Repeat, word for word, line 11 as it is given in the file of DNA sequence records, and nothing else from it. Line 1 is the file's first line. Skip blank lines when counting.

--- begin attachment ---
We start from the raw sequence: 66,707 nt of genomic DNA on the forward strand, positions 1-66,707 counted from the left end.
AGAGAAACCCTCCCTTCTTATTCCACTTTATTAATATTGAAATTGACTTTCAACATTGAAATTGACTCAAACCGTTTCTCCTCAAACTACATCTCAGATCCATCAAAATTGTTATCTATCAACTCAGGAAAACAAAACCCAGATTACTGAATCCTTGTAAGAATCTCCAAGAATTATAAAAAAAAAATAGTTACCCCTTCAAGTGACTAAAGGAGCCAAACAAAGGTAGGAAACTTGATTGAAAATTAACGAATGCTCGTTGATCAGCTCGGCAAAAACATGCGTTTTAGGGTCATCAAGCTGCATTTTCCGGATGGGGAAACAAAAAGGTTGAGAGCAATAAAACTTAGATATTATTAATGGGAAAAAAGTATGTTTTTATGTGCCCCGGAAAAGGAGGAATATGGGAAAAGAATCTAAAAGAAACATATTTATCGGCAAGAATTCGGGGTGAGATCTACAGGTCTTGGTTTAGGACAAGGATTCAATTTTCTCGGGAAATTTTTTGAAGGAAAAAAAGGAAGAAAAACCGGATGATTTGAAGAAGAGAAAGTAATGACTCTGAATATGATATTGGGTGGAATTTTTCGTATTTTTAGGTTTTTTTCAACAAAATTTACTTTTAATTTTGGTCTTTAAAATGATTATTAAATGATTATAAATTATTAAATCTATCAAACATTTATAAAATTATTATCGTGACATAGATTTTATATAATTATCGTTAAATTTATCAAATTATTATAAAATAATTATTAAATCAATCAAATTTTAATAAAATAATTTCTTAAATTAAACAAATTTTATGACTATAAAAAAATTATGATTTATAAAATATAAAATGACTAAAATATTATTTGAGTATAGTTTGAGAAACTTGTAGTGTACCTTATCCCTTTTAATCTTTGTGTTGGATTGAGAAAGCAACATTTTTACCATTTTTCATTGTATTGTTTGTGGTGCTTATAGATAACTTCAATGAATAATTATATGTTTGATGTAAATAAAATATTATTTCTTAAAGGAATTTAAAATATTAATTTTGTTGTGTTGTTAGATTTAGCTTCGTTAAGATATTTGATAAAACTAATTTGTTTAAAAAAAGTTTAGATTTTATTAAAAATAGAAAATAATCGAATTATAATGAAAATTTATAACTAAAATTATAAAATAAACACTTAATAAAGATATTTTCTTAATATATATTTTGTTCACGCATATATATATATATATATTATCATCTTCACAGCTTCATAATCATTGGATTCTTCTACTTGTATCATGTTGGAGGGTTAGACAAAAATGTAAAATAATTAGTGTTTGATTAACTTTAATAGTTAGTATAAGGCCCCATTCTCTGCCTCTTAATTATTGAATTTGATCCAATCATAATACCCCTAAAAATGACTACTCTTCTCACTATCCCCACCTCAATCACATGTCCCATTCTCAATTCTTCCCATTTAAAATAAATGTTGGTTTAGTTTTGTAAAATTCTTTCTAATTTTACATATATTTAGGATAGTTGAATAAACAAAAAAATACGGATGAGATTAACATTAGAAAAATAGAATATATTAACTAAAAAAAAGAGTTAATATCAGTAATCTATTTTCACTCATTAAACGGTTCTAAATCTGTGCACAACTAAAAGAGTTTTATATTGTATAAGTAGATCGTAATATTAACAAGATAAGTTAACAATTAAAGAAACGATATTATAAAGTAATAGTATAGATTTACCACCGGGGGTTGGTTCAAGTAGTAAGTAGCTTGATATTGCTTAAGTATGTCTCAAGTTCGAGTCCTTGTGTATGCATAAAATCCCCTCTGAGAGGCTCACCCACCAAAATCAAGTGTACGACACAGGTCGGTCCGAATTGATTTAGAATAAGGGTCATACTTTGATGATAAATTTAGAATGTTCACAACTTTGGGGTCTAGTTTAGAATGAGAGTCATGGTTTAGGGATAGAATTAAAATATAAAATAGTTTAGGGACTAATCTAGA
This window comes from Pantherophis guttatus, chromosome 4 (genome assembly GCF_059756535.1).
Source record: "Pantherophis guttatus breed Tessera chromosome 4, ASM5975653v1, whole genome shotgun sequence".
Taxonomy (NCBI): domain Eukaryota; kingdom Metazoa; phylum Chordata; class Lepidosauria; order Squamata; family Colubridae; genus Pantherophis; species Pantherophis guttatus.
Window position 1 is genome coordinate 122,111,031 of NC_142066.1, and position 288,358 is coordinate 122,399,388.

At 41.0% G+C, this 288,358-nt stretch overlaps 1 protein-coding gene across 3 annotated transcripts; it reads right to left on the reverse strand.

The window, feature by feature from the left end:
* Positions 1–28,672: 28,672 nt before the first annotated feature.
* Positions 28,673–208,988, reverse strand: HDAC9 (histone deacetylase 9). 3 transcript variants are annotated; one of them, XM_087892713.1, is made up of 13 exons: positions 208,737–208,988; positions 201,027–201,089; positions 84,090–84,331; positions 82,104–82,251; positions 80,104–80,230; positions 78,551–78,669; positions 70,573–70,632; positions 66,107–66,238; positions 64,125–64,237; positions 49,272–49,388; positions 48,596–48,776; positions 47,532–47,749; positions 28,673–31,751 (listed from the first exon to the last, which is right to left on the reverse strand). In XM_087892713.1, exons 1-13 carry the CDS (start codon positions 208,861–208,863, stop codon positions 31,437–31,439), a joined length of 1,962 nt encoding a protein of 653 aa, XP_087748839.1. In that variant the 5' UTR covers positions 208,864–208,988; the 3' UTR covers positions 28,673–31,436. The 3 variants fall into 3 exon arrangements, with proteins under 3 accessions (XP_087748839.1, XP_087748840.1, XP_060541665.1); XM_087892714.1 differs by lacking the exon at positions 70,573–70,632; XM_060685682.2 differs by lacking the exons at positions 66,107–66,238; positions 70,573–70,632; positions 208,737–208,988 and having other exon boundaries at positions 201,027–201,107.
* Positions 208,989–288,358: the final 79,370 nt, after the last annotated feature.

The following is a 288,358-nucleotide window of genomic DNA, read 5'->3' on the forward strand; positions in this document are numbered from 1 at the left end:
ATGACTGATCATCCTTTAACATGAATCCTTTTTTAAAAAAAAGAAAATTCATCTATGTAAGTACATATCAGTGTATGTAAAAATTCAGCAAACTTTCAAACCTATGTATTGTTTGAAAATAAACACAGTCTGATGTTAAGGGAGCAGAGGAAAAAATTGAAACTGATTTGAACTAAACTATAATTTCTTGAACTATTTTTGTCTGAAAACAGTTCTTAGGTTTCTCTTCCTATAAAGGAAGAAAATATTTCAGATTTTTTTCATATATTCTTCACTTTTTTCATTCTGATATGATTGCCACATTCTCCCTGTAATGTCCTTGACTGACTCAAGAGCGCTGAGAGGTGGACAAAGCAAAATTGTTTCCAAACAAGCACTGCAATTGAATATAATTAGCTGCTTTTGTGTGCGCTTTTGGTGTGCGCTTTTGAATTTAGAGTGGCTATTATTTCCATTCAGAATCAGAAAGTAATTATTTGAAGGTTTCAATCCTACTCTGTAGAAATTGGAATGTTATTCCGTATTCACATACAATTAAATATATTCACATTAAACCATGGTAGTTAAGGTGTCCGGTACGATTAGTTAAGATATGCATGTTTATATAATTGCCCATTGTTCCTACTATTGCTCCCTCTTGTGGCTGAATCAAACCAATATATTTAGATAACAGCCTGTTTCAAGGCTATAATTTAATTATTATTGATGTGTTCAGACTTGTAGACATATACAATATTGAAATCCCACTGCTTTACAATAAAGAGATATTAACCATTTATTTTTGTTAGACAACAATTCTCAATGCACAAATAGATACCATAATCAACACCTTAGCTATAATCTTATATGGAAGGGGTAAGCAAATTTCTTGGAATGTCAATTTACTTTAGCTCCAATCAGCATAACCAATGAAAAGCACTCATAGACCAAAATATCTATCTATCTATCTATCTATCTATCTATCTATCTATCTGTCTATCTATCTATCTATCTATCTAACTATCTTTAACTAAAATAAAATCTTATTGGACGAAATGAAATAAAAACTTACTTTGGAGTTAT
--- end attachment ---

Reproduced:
* Positions 208,989–288,358: the final 79,370 nt, after the last annotated feature.